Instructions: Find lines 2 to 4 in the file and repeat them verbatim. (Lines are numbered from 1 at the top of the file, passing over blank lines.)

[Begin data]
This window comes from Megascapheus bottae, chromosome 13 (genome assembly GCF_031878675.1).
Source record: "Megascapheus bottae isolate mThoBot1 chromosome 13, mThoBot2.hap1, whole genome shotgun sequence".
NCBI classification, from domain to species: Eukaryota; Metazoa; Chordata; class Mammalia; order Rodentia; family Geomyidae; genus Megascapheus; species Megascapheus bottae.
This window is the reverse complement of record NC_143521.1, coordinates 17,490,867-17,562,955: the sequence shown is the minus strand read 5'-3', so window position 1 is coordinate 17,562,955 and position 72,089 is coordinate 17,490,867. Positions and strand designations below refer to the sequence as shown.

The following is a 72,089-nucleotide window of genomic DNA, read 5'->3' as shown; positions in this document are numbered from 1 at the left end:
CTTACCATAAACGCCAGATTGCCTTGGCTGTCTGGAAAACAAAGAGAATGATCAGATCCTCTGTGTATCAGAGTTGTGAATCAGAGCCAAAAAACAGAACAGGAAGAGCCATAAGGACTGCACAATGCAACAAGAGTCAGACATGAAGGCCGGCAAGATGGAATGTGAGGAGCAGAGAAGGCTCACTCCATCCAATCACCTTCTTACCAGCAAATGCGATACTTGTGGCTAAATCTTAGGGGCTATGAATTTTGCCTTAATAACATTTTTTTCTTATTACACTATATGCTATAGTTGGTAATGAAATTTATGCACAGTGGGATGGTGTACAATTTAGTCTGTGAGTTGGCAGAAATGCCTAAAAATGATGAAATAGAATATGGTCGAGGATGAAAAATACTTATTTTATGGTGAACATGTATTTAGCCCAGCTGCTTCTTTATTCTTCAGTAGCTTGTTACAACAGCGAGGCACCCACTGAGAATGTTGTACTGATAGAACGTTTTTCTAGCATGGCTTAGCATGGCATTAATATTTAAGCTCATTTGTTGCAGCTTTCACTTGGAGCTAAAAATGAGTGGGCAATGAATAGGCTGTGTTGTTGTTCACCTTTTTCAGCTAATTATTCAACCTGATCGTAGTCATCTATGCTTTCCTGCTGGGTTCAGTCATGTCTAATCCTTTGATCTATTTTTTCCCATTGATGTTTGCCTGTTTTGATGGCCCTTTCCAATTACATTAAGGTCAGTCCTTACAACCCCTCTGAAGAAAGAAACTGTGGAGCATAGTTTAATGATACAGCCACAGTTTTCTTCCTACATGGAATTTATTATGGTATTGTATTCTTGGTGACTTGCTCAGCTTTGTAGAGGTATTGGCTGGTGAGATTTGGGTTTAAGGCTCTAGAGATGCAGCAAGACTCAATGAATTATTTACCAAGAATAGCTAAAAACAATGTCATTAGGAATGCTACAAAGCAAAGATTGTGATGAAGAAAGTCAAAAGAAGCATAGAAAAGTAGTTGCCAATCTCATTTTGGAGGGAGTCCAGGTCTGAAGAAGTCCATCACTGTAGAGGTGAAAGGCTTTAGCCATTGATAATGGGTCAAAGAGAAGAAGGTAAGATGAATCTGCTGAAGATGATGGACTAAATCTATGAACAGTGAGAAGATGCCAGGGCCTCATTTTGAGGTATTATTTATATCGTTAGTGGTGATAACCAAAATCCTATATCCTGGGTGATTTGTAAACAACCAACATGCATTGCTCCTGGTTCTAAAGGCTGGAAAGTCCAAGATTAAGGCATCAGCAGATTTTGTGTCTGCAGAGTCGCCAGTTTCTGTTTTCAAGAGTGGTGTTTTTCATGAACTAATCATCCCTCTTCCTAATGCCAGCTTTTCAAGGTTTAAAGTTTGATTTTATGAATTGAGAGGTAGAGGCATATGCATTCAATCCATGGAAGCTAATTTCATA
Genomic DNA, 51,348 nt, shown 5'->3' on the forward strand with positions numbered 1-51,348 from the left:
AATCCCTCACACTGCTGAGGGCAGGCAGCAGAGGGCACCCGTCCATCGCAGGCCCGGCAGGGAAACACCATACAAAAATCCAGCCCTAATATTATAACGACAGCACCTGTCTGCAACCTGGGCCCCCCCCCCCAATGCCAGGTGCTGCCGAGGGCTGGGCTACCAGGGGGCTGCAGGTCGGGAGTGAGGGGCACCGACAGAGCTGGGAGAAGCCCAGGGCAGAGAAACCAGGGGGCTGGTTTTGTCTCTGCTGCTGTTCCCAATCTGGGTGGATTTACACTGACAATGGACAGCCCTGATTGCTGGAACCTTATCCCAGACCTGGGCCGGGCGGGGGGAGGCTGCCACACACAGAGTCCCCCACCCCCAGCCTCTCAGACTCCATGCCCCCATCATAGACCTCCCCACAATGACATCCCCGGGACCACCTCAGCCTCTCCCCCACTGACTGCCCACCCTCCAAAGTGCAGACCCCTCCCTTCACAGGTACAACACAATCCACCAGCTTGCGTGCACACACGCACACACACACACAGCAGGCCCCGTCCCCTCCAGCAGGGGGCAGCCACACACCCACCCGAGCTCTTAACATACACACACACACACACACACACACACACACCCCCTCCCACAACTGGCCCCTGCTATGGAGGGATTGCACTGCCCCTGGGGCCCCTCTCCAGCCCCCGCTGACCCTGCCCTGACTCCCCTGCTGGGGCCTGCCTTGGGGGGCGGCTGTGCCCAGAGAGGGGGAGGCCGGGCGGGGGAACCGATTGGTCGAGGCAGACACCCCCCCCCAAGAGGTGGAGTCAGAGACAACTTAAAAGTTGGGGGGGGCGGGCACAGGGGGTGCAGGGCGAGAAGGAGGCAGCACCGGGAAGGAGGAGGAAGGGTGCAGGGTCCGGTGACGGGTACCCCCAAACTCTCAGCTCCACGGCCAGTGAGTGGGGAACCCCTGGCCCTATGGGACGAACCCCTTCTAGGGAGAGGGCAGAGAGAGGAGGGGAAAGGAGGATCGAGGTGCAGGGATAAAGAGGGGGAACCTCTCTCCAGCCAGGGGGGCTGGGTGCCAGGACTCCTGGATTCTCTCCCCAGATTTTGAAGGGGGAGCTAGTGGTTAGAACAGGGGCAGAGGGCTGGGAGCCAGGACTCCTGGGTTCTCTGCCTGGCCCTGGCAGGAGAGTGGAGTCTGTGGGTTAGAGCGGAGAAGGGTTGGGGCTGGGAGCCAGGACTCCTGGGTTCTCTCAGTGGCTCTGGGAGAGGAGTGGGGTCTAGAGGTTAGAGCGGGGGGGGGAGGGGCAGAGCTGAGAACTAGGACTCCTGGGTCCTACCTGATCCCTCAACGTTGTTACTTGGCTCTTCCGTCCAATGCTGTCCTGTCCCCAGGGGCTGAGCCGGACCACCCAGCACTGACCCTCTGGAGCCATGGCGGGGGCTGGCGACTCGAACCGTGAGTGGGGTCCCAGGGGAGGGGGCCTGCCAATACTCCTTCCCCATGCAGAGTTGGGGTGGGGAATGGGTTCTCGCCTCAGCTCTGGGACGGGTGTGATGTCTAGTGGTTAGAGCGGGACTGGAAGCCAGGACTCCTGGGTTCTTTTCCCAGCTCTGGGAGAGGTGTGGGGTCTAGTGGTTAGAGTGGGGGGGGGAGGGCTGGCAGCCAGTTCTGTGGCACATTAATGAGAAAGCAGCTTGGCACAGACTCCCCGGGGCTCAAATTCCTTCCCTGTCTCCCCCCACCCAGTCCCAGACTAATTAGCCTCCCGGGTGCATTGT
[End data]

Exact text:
Source record: "Megascapheus bottae isolate mThoBot1 chromosome 13, mThoBot2.hap1, whole genome shotgun sequence".
NCBI classification, from domain to species: Eukaryota; Metazoa; Chordata; class Mammalia; order Rodentia; family Geomyidae; genus Megascapheus; species Megascapheus bottae.
This window is the reverse complement of record NC_143521.1, coordinates 17,490,867-17,562,955: the sequence shown is the minus strand read 5'-3', so window position 1 is coordinate 17,562,955 and position 72,089 is coordinate 17,490,867. Positions and strand designations below refer to the sequence as shown.